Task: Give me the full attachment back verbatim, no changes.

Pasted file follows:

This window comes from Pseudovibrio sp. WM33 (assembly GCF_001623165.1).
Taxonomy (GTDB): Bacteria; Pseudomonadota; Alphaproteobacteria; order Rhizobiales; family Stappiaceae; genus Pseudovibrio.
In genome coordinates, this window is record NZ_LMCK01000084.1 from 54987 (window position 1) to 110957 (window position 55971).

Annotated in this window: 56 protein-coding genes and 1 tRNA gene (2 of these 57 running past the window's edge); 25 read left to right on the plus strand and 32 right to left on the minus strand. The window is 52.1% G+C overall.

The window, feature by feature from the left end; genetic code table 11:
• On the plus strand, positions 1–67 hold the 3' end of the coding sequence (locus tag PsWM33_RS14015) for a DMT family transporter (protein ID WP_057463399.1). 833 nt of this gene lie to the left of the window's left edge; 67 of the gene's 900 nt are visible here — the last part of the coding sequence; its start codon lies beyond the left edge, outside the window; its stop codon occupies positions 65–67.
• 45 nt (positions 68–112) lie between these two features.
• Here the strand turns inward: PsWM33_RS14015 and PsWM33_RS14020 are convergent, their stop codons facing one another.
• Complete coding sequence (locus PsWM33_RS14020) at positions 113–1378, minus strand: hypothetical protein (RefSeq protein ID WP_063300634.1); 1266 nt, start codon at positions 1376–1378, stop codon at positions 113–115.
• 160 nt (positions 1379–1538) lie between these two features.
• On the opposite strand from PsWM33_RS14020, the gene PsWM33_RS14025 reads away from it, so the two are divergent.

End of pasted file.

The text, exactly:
This window comes from Pseudovibrio sp. WM33 (assembly GCF_001623165.1).
Taxonomy (GTDB): Bacteria; Pseudomonadota; Alphaproteobacteria; order Rhizobiales; family Stappiaceae; genus Pseudovibrio.
In genome coordinates, this window is record NZ_LMCK01000084.1 from 54987 (window position 1) to 110957 (window position 55971).

Annotated in this window: 56 protein-coding genes and 1 tRNA gene (2 of these 57 running past the window's edge); 25 read left to right on the plus strand and 32 right to left on the minus strand. The window is 52.1% G+C overall.

The window, feature by feature from the left end; genetic code table 11:
• On the plus strand, positions 1–67 hold the 3' end of the coding sequence (locus tag PsWM33_RS14015) for a DMT family transporter (protein ID WP_057463399.1). 833 nt of this gene lie to the left of the window's left edge; 67 of the gene's 900 nt are visible here — the last part of the coding sequence; its start codon lies beyond the left edge, outside the window; its stop codon occupies positions 65–67.
• 45 nt (positions 68–112) lie between these two features.
• Here the strand turns inward: PsWM33_RS14015 and PsWM33_RS14020 are convergent, their stop codons facing one another.
• Complete coding sequence (locus PsWM33_RS14020) at positions 113–1378, minus strand: hypothetical protein (RefSeq protein ID WP_063300634.1); 1266 nt, start codon at positions 1376–1378, stop codon at positions 113–115.
• 160 nt (positions 1379–1538) lie between these two features.
• On the opposite strand from PsWM33_RS14020, the gene PsWM33_RS14025 reads away from it, so the two are divergent.